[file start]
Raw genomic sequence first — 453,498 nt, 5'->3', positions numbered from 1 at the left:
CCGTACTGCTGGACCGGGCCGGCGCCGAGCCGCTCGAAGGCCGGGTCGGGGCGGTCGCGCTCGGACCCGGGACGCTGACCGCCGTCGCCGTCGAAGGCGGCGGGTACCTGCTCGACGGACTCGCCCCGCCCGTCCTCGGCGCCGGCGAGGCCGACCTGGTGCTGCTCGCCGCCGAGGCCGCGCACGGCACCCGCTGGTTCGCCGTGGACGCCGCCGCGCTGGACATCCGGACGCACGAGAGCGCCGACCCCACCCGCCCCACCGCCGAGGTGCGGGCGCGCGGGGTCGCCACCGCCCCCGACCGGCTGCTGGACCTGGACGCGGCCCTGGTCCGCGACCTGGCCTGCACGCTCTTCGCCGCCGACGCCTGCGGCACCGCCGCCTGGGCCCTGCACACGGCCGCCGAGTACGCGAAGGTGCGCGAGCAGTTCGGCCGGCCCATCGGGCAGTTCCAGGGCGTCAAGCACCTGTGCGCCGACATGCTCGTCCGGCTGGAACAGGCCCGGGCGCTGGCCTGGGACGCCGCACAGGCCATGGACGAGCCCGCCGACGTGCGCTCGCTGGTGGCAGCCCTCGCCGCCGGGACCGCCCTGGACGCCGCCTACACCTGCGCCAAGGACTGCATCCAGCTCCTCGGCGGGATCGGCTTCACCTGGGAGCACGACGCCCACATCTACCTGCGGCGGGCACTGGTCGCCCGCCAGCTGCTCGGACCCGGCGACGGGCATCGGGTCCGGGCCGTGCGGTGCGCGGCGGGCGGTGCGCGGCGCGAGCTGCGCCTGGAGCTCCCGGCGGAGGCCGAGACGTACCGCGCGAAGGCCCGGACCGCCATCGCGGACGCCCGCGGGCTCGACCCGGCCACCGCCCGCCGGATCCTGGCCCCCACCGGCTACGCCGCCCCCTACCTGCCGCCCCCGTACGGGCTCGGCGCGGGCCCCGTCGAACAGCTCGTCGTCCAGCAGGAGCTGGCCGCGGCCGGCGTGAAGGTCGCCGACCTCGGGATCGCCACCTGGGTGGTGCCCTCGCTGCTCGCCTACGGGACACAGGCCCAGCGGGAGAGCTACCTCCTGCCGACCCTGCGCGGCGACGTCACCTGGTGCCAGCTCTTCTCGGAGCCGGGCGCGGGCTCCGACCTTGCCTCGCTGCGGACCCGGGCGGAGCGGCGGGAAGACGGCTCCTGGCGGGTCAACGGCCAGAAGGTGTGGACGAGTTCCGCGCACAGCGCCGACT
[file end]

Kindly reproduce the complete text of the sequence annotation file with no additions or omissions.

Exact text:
Raw genomic sequence first — 453,498 nt, 5'->3', positions numbered from 1 at the left:
CCGTACTGCTGGACCGGGCCGGCGCCGAGCCGCTCGAAGGCCGGGTCGGGGCGGTCGCGCTCGGACCCGGGACGCTGACCGCCGTCGCCGTCGAAGGCGGCGGGTACCTGCTCGACGGACTCGCCCCGCCCGTCCTCGGCGCCGGCGAGGCCGACCTGGTGCTGCTCGCCGCCGAGGCCGCGCACGGCACCCGCTGGTTCGCCGTGGACGCCGCCGCGCTGGACATCCGGACGCACGAGAGCGCCGACCCCACCCGCCCCACCGCCGAGGTGCGGGCGCGCGGGGTCGCCACCGCCCCCGACCGGCTGCTGGACCTGGACGCGGCCCTGGTCCGCGACCTGGCCTGCACGCTCTTCGCCGCCGACGCCTGCGGCACCGCCGCCTGGGCCCTGCACACGGCCGCCGAGTACGCGAAGGTGCGCGAGCAGTTCGGCCGGCCCATCGGGCAGTTCCAGGGCGTCAAGCACCTGTGCGCCGACATGCTCGTCCGGCTGGAACAGGCCCGGGCGCTGGCCTGGGACGCCGCACAGGCCATGGACGAGCCCGCCGACGTGCGCTCGCTGGTGGCAGCCCTCGCCGCCGGGACCGCCCTGGACGCCGCCTACACCTGCGCCAAGGACTGCATCCAGCTCCTCGGCGGGATCGGCTTCACCTGGGAGCACGACGCCCACATCTACCTGCGGCGGGCACTGGTCGCCCGCCAGCTGCTCGGACCCGGCGACGGGCATCGGGTCCGGGCCGTGCGGTGCGCGGCGGGCGGTGCGCGGCGCGAGCTGCGCCTGGAGCTCCCGGCGGAGGCCGAGACGTACCGCGCGAAGGCCCGGACCGCCATCGCGGACGCCCGCGGGCTCGACCCGGCCACCGCCCGCCGGATCCTGGCCCCCACCGGCTACGCCGCCCCCTACCTGCCGCCCCCGTACGGGCTCGGCGCGGGCCCCGTCGAACAGCTCGTCGTCCAGCAGGAGCTGGCCGCGGCCGGCGTGAAGGTCGCCGACCTCGGGATCGCCACCTGGGTGGTGCCCTCGCTGCTCGCCTACGGGACACAGGCCCAGCGGGAGAGCTACCTCCTGCCGACCCTGCGCGGCGACGTCACCTGGTGCCAGCTCTTCTCGGAGCCGGGCGCGGGCTCCGACCTTGCCTCGCTGCGGACCCGGGCGGAGCGGCGGGAAGACGGCTCCTGGCGGGTCAACGGCCAGAAGGTGTGGACGAGTTCCGCGCACAGCGCCGACT